A person’s risk for abusing and becoming addicted to prescription painkillers can be influenced by several factors, including the following:

Genetic: According to the American Psychiatric Association (APA), about 40% of the risk variance for a substance use disorder is due to genetics. A person whose parents and/or siblings have struggled with substance abuse and addiction is more likely to have a similar problem than is an individual who has no family history of these problems. The APA also reports that impulsivity and novelty are among the heritable traits that may increase a person’s risk for developing an opioid use disorder, which is the clinical term for being addicted to or dependent upon opioids.

Environmental: Individuals who live in a culture in which prescription painkiller use is common may have an increased risk of abusing and becoming dependent upon these medications. Other environmental factors that can increase a person’s risk of prescription painkiller abuse and addiction include experiencing a disease or injury that is treated with a prescription painkiller.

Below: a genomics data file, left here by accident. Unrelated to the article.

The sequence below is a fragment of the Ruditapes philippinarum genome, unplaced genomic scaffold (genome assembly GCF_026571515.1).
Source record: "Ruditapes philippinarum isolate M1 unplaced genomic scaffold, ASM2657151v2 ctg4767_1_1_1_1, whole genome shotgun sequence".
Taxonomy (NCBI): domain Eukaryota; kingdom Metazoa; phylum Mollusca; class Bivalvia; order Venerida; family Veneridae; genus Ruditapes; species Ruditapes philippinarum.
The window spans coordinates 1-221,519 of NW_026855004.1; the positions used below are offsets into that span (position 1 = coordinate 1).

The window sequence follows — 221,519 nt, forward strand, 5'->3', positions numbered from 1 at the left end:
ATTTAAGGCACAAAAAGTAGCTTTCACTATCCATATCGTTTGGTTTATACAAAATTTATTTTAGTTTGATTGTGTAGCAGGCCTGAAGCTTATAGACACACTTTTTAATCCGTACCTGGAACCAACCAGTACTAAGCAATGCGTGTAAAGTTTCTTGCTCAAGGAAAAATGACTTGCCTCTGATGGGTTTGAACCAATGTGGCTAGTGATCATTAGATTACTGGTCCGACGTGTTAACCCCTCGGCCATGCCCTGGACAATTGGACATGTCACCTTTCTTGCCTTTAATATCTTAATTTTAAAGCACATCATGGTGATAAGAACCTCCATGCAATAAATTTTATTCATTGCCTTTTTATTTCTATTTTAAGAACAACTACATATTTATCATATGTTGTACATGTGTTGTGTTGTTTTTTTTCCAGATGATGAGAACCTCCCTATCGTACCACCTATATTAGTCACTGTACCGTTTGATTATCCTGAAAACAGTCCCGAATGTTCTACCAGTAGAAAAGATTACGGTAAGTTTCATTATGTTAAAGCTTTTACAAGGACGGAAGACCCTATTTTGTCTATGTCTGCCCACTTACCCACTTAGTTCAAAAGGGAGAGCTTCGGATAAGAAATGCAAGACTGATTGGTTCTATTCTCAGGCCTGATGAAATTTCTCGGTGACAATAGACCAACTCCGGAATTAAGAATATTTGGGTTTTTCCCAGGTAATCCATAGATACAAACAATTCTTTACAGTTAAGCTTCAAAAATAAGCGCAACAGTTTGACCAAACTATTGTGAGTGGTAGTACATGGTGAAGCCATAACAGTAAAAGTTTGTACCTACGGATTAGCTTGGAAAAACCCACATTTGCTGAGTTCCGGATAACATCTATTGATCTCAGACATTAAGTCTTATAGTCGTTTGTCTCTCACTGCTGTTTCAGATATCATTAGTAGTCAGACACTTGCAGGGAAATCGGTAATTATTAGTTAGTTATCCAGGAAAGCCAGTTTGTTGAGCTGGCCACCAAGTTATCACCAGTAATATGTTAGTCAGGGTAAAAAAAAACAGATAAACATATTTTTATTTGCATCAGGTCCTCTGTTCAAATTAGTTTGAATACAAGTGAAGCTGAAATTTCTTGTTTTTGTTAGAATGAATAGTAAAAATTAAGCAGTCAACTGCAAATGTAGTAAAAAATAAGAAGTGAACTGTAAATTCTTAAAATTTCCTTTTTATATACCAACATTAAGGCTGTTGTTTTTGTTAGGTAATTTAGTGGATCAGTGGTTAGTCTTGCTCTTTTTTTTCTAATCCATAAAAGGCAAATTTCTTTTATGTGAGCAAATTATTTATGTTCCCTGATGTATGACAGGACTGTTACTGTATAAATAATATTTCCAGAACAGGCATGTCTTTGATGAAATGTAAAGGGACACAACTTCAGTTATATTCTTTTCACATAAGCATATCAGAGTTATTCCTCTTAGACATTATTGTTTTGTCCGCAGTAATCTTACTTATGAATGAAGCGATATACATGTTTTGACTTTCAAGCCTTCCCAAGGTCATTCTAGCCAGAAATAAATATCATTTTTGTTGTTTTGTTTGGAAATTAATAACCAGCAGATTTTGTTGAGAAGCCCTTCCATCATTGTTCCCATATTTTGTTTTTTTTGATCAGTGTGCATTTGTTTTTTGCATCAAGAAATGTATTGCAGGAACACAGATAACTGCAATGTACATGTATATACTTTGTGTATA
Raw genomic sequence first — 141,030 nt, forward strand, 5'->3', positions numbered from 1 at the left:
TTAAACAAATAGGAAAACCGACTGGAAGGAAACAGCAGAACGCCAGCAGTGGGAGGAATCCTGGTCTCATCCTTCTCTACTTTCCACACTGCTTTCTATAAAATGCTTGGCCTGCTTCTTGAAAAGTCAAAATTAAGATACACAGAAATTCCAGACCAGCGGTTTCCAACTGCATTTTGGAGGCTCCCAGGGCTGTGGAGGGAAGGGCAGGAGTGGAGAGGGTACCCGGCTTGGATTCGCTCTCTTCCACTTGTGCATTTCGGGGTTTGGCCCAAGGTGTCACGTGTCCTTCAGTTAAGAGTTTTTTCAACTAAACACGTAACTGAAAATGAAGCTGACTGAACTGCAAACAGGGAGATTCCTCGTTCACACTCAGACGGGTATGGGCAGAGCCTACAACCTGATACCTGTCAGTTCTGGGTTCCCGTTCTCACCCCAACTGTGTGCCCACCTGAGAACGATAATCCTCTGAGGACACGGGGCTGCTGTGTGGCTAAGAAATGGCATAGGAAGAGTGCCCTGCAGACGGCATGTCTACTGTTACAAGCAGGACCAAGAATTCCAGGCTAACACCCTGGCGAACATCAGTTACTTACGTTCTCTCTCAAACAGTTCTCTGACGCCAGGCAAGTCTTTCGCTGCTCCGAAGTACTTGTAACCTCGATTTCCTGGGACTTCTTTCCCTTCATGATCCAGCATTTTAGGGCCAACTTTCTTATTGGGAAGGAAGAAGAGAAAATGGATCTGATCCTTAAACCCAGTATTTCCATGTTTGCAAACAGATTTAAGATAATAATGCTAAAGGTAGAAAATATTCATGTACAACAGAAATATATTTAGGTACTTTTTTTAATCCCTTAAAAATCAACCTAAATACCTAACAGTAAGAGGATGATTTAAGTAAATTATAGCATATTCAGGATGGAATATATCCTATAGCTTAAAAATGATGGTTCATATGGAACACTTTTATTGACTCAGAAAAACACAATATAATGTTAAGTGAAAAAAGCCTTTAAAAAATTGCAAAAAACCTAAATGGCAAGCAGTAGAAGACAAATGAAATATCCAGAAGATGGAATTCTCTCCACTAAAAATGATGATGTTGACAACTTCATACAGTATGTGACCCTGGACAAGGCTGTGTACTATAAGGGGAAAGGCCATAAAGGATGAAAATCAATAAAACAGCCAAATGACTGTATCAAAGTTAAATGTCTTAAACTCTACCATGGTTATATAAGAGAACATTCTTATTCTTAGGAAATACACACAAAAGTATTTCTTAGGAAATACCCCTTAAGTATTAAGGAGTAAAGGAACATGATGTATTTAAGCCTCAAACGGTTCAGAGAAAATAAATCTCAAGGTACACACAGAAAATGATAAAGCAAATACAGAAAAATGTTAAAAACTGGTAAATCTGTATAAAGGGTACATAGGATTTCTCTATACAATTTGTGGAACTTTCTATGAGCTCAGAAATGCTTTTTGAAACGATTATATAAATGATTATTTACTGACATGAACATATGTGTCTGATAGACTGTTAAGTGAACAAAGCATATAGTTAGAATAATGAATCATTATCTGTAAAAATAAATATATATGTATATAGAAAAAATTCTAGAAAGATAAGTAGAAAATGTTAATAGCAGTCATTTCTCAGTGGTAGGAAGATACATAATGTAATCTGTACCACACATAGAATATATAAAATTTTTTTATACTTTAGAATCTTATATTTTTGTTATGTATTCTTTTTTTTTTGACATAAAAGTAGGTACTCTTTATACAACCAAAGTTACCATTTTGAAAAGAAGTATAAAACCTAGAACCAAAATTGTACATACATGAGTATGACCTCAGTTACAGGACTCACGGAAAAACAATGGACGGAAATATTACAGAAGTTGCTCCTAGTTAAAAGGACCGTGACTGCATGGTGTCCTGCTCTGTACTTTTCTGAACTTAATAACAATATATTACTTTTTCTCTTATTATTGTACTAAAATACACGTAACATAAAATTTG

Risk Factors:

  • Age (prescription drug abuse is most common among older adolescents and young adults)
  • Family history of substance abuse
  • Personal history of mental illness and/or prior substance abuse
  • Family history of mental illness
  • Easy access to prescription painkillers
  • Early exposure to prescription painkillers
  • Experiencing acute or chronic pain
  • Poor impulse control
  • Novelty seeking personality

Signs & Symptoms

Signs and Symptoms of Prescription Painkiller Abuse

No single symptom or set of symptoms will universally apply to all cases of prescription painkiller abuse, but the following are among the more common signs and symptoms of this problem:

Behavioral symptoms:

  • Trying to steal or borrow painkillers that have been prescribed to someone else
  • Attempting to get prescriptions for painkillers from multiple doctors
  • Continuing to abuse prescription painkillers even after experiencing negative effects as a result of prior use
  • Using prescription painkillers prior to driving a car, when consuming alcohol, or at other times when it is obviously dangerous to do so
  • Trying and failing to end one’s use of prescription painkillers
  • Associating with individuals who abuse prescription painkillers

Physical symptoms:

  • Constipation
  • Heavy sweating
  • Appetite change (either increase or decrease)
  • Weight change (either increase or decrease)
  • Insomnia or hypersomnia
  • Shallow or slowed breathing
  • Significant change in blood pressure
  • Coordination impairments

Cognitive symptoms:

  • Problems with memory
  • Confusion
  • Impaired ability to focus and/or concentrate
  • Temporary periods of hyper-focus